Medically reviewed on Jun 7, 2018
What is Pygeum?
Pygeum is an evergreen tree native to African forest regions. It can grow to approximately 45 m in height. The thick leaves are oblong in shape; the flowers are small and white. Pygeum fruit is a red berry, resembling a cherry when ripe. The bark (red, brown, or gray) is the part of the plant used for medicinal purposes.
Pygeum africanum, Prunus africana
Pygeum also is known as African plum tree.
What is it used for?
The hard wood of pygeum is valued in Africa and often is used to make wagons. Powdered pygeum bark is used by African natives to treat urinary problems.
Pygeum has been used to improve symptoms of benign prostatic hypertrophy and to improve sexual function. In France, Pygeum africanum extract (PAE) has become the primary course of treatment for enlarged prostate. In contrast, surgery is the main option in other Western countries. Drugs used to alleviate symptoms of benign prostatic hypertrophy (BPH) include anticholinergics, muscle relaxants, calcium antagonists, prostaglandin inhibitors, beta-agonists, tricyclic antidepressants, and alpha blockers.
Pygeum also is therapeutic as an anti-inflammatory, to increase prostatic secretions and to decrease certain hormones in the glandular area, which reduces the hypertrophy (swelling). Other actions of pygeum include increase in bladder elasticity and cell modifications. PAE's "phyto-estrogenic" action markedly reduces prostatic hypertrophy. Most trial results report improvement of BPH symptoms. When compared with saw palmetto in a clinical trial, it was demonstrated that saw palmetto produced greater reduction of symptoms and was better tolerated. However, PAE may have greater effects on prostate secretion. By improving an underlying problem, PAE may improve sexual function. Pygeum clinical trials (mostly European) are encouraging, but more research is needed in the US.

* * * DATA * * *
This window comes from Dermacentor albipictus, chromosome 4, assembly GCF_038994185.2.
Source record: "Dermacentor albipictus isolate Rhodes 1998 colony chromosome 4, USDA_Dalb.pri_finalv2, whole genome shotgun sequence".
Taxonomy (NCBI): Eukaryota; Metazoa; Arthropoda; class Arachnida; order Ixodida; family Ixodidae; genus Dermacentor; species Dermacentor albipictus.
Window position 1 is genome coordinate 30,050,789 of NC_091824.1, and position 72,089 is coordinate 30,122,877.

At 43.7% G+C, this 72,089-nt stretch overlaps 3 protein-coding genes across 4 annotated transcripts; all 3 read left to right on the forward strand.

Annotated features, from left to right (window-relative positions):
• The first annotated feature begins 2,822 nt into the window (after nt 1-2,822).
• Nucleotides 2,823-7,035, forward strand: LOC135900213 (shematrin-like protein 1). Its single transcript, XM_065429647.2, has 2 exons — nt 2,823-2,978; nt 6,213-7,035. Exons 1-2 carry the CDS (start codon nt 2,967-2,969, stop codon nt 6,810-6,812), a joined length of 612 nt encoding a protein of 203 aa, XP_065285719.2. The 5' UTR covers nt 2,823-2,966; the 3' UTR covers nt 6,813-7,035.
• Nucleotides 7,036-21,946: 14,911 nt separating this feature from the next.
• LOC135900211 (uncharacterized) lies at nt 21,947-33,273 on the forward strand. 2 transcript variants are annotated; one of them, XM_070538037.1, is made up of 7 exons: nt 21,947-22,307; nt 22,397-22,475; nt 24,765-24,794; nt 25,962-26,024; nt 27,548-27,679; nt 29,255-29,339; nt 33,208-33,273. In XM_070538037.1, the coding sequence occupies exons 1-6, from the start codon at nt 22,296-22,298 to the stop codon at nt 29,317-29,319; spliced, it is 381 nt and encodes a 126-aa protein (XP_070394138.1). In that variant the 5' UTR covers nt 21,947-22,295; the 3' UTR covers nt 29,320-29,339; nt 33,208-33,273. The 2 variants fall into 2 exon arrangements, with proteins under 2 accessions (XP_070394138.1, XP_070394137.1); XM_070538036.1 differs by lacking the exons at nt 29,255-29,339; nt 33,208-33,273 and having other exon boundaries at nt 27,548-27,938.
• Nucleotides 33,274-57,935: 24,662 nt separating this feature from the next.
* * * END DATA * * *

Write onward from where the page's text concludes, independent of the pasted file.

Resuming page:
What is the recommended dosage?
Pygeum is available as the standardized preparations Tadenan and Pigenil. It has been studied in clinical trials for benign prostatic hypertrophy at daily doses of 25 to 200 mg.
Contraindications have not yet been identified.
Information regarding safety and efficacy in pregnancy and lactation is lacking.
None well documented.
GI irritation has been reported with the use of pygeum.
In human trials, a low incidence of toxicity has been demonstrated.
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